Like little stars.
Scientists at MIT spent six months creating a simulation of the creation of our universe. The result is a stunning tour de force of supercomputer calculations — the most detailed, comprehensive view of what happened in the 14 billion years after the Big Bang.
The calculations, which were crunched on multiple supercomputers for half a year, would have taken 2,000 years to complete on an average person’s desktop.
The simulation begins 12 million years after the Big Bang and follows the history of the universe until the present day — 14 billion years later. It was informed by the laws of physics, and theories on galaxy and star formation and evolution.
The goal of the simulation is to compare the actual cosmos — viewable via telescope — to the computer-created universe. The comparison will allow scientists to test if their theories on the creation of the universe work. MIT professor of physics Mark Vogelsberger, who worked on the simulation, explains:
“We have this problem in astrophysics that we can’t go and do experiments in the lab to test our theories. The only way to test them is to compare our models with the best observations out there.”
The simulation is revolutionary for several reasons. It takes on the largest swath of our universe: Its volume of the cosmos is 350m light-years across. The simulation also details the very large structures (the distribution of gas) and the very small-scale aspects of our universe (chemical signatures found in stars). The computer model reconciles the cosmic bodies we can see (stars, galaxies and the like) with the aspects we cannot view, including dark matter (“the cosmic web”) and dark energy.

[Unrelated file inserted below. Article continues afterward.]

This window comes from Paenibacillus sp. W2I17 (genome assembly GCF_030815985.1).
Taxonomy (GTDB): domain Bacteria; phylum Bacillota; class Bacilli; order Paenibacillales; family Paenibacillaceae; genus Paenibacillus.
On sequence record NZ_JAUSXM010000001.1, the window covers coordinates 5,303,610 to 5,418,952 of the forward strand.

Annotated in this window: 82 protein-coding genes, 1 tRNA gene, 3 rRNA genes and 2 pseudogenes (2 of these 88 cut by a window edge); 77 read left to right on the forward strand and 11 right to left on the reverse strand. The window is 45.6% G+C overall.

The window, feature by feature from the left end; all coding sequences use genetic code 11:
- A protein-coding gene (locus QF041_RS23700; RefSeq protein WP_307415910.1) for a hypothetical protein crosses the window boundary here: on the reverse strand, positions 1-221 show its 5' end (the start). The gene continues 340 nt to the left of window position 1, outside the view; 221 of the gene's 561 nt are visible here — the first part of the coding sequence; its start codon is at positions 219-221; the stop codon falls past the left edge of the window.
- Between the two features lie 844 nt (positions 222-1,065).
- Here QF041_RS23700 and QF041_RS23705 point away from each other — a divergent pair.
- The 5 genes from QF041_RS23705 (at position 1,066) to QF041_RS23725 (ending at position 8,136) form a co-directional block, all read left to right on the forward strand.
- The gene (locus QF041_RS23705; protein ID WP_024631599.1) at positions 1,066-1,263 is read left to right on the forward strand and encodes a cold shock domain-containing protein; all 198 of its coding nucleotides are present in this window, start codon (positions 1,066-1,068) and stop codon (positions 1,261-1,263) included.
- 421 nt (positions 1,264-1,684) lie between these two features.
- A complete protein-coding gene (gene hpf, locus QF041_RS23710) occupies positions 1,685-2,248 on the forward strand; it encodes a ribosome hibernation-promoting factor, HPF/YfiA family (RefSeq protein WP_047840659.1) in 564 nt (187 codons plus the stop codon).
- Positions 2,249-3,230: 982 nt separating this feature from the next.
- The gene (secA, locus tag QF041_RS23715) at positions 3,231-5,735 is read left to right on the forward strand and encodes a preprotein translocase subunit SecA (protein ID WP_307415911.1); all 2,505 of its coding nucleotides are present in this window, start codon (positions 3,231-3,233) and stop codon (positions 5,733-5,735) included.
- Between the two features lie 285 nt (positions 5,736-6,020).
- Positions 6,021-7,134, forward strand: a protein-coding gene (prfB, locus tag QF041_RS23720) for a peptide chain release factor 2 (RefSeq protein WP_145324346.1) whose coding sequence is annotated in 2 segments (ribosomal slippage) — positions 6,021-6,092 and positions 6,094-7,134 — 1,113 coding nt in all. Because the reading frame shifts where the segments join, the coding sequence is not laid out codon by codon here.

According to the Guardian, the researchers have already checked the simulation against image observations from the Hubble Telescope and found both agreements and discrepancies with what scientists thought happened to the universe.
The study, published in Nature, and accompanying video come at a time when astrophysics has been propelled into the mainstream due to Neil deGrasse Tyson and the rebooting of “Cosmos,” and just several months after the detection of gravitational waves, which, if confirmed, are physical evidence of the Big Bang. The stunning video can be found below:
Also, watch Neil deGrasse Tyson explain the Big Bang theory:
h/t Raw Story
Like little stars.
World's best pie apple. Essential for Tarte Tatin. Has five prominent ribs.
So pretty. So early. So ephemeral. Tastes like strawberry candy (slightly).
My personal fave. Ultra-crisp. Graham cracker flavor. Should be famous. Isn't.
High flavored with notes of blood orange and allspice. Very rare.
Jefferson's favorite. The best all-purpose American apple.
New Hampshire's native son has a grizzled appearance and a strangely addictive curry flavor. Very, very rare.
Makes the best hard cider in America. Soon to be famous.
Freak seedling found in an Oregon field in the '60s has pink flesh and a fragrant strawberry snap. Makes a killer rose cider.
Ben Franklin's favorite. Queen Victoria's favorite. Only apple native to NYC.
Really does taste like pineapple.